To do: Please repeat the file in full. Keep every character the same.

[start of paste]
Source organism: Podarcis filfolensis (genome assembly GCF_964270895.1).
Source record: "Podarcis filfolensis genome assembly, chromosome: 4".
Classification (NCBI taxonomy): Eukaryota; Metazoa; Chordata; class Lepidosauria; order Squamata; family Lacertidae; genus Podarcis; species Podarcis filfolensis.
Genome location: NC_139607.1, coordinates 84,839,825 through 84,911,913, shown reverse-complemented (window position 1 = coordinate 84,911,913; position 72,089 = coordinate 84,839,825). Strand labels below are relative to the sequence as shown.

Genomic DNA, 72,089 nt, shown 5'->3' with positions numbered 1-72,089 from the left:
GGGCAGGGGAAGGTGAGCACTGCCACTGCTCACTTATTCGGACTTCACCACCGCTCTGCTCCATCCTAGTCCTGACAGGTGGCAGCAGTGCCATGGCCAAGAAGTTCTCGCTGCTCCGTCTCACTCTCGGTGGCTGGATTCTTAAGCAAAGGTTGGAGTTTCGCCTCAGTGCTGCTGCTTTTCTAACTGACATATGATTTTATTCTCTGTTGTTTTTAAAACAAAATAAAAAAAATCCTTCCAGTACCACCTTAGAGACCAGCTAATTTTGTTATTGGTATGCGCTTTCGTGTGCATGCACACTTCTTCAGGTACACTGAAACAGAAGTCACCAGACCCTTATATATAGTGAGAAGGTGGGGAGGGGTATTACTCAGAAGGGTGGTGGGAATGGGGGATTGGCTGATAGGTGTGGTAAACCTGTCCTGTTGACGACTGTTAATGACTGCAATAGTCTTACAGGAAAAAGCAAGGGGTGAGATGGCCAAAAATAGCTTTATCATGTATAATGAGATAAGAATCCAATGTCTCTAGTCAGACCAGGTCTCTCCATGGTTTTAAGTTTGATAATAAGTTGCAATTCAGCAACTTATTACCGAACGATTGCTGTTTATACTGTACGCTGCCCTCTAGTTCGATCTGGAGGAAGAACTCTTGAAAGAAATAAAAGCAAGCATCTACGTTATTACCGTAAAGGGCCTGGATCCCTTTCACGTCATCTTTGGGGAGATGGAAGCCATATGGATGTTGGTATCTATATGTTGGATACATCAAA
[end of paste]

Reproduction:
Source organism: Podarcis filfolensis (genome assembly GCF_964270895.1).
Source record: "Podarcis filfolensis genome assembly, chromosome: 4".
Classification (NCBI taxonomy): Eukaryota; Metazoa; Chordata; class Lepidosauria; order Squamata; family Lacertidae; genus Podarcis; species Podarcis filfolensis.
Genome location: NC_139607.1, coordinates 84,839,825 through 84,911,913, shown reverse-complemented (window position 1 = coordinate 84,911,913; position 72,089 = coordinate 84,839,825). Strand labels below are relative to the sequence as shown.

Genomic DNA, 72,089 nt, shown 5'->3' with positions numbered 1-72,089 from the left:
GGGCAGGGGAAGGTGAGCACTGCCACTGCTCACTTATTCGGACTTCACCACCGCTCTGCTCCATCCTAGTCCTGACAGGTGGCAGCAGTGCCATGGCCAAGAAGTTCTCGCTGCTCCGTCTCACTCTCGGTGGCTGGATTCTTAAGCAAAGGTTGGAGTTTCGCCTCAGTGCTGCTGCTTTTCTAACTGACATATGATTTTATTCTCTGTTGTTTTTAAAACAAAATAAAAAAAATCCTTCCAGTACCACCTTAGAGACCAGCTAATTTTGTTATTGGTATGCGCTTTCGTGTGCATGCACACTTCTTCAGGTACACTGAAACAGAAGTCACCAGACCCTTATATATAGTGAGAAGGTGGGGAGGGGTATTACTCAGAAGGGTGGTGGGAATGGGGGATTGGCTGATAGGTGTGGTAAACCTGTCCTGTTGACGACTGTTAATGACTGCAATAGTCTTACAGGAAAAAGCAAGGGGTGAGATGGCCAAAAATAGCTTTATCATGTATAATGAGATAAGAATCCAATGTCTCTAGTCAGACCAGGTCTCTCCATGGTTTTAAGTTTGATAATAAGTTGCAATTCAGCAACTTATTACCGAACGATTGCTGTTTATACTGTACGCTGCCCTCTAGTTCGATCTGGAGGAAGAACTCTTGAAAGAAATAAAAGCAAGCATCTACGTTATTACCGTAAAGGGCCTGGATCCCTTTCACGTCATCTTTGGGGAGATGGAAGCCATATGGATGTTGGTATCTATATGTTGGATACATCAAA